Travel.State.Gov > International Travel > Learn About Your Destination > Lesotho International Travel Information
See the Department of State’s Fact Sheet on Lesotho for information on U.S. - Lesotho relations.
U.S. citizens entering Lesotho must present a valid passport. Visas are not required for U.S. citizens visiting for 30 days or fewer. U.S. citizens may apply for an extension of an additional 30 days at a time through the Office of Immigration. The maximum number of 30 day extensions permitted is five, totaling 180 days. After 180 days U.S. citizens are required to apply for a visa online. Vaccination for yellow fever is a common requirement throughout the region, and you should carry your international vaccination cards with you. For more information concerning entry requirements, travelers may contact the Embassy of the Kingdom of Lesotho, 2511 Massachusetts Avenue NW, Washington, DC 20008, tel. (202) 797-5533.
Attention new South Africa Regulations:
Travelers who intend to visit or transfer through South Africa must have at least two blank (unstamped) visa pages and carry unabridged birth certificates for all children under 18. Please see Country Specific Information for South Africa for additional information.
While U.S. citizens normally do not need a visa for South Africa if you plan to stay less than 90 days, South African visa requirements are different for individuals who are residents of Lesotho. It is common for foreigners residing in Lesotho to receive seven-day visas when crossing into South Africa by road. Travelers who overstay in South Africa may be declared “undesirable” by the immigration authorities and barred from entering South Africa. Travelers planning to visit South Africa for a longer period should check with the High Commission of South Africa in Maseru on how to obtain a visa for a longer stay.
The U.S. Department of State is unaware of any HIV/AIDS entry restrictions for visitors to or foreign residents of Lesotho.
Terrorism: Terrorist groups and those inspired by such organizations are intent on attacking U.S. citizens abroad. Terrorists are increasingly using less sophisticated methods of attack – including knives, firearms, and vehicles – to more effectively target crowds. Frequently, their aim is unprotected or vulnerable targets, such as:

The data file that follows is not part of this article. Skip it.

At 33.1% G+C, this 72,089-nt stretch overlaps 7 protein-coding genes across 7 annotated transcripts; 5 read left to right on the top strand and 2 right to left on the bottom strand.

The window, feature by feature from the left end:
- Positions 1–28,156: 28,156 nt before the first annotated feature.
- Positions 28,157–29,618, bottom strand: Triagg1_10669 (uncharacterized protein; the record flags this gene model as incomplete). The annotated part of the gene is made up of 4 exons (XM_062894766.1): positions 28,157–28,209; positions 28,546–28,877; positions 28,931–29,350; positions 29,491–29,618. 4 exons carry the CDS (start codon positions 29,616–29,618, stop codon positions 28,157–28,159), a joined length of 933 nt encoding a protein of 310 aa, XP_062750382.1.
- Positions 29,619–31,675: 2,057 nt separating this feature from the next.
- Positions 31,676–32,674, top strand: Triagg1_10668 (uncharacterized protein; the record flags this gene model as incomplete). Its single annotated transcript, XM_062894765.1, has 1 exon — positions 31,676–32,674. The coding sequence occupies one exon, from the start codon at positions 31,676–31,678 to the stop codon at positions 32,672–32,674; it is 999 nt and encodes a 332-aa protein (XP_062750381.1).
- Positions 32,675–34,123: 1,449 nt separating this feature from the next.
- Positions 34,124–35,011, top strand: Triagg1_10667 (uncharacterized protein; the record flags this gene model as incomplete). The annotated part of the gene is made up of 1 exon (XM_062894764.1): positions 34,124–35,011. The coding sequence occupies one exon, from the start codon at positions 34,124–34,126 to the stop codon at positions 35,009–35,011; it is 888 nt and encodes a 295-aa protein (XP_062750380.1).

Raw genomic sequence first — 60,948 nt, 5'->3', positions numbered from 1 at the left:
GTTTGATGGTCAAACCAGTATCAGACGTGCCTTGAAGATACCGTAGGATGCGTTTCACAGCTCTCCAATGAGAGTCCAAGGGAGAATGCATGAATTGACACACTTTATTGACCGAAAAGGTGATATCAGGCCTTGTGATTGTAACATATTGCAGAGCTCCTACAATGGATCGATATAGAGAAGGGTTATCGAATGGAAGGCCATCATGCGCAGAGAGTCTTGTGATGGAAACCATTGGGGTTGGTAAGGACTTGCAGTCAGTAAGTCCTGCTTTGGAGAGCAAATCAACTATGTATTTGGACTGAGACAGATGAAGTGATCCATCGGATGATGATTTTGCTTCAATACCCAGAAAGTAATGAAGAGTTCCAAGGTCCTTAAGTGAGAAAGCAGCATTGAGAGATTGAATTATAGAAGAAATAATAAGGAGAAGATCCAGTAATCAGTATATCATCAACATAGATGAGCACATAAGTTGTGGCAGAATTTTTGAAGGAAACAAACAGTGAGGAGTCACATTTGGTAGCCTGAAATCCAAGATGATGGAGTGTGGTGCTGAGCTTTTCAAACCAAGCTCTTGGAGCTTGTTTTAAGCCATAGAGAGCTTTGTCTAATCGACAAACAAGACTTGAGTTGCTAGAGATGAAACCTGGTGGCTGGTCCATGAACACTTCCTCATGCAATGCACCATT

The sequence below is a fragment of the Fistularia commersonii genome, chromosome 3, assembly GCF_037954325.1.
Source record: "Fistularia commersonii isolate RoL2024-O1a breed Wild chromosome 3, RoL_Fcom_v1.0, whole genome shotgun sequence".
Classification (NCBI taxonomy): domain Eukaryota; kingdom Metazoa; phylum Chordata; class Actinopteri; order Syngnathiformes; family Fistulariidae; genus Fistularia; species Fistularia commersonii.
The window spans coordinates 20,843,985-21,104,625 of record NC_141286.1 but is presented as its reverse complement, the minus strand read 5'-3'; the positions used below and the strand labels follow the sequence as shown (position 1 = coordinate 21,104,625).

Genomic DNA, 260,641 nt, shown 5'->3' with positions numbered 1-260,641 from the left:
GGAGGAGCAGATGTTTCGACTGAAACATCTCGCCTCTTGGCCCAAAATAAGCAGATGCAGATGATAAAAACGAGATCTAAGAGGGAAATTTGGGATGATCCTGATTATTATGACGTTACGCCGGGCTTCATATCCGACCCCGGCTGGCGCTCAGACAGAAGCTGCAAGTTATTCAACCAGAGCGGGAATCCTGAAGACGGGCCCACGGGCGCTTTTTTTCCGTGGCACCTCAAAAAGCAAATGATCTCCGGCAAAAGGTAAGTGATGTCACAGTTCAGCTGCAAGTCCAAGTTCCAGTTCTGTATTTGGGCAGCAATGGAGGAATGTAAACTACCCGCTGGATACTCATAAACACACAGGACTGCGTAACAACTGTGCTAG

For more information, see our Terrorism page.
Demonstrations occur frequently. They may take place in response to political or economic issues, on politically significant holidays, and during international events.
Crime: Lesotho has a high crime rate, and foreigners must remain vigilant at all times. Foreigners are frequently targeted and robbed and have been car-jacked and killed. U.S. citizens have reported incidents – including sexual assault, armed and unarmed confrontation, and home invasion – occurring in broad daylight. There are no indications that U.S. citizens are specifically targeted.
Crime is most prevalent in urban areas but can happen anywhere. Criminal incidents have occurred in popular restaurants, along poorly lit or unlit roads, and locations frequented by foreigners. Victims have included tourists, volunteer workers, and employees of non-governmental organizations.
Extra caution should be exercised while walking through downtown Maseru, both at night and during the day. You are urged to exercise caution and avoid crowds, demonstrations, or any other form of public gathering. Traveling alone or at night is particularly dangerous due to limited street lighting and undeveloped road conditions.
There is a serious problem with theft from baggage at O.R. Tambo International Airport (Johannesburg), a required transit point for air travel to Lesotho. You should secure your luggage with Transportation Security Administration (TSA) approved locks, use an airport plastic wrapping service, and avoid placing any items of value in checked luggage. Make an inventory of items in checked baggage to aid in claims processing if theft does occur.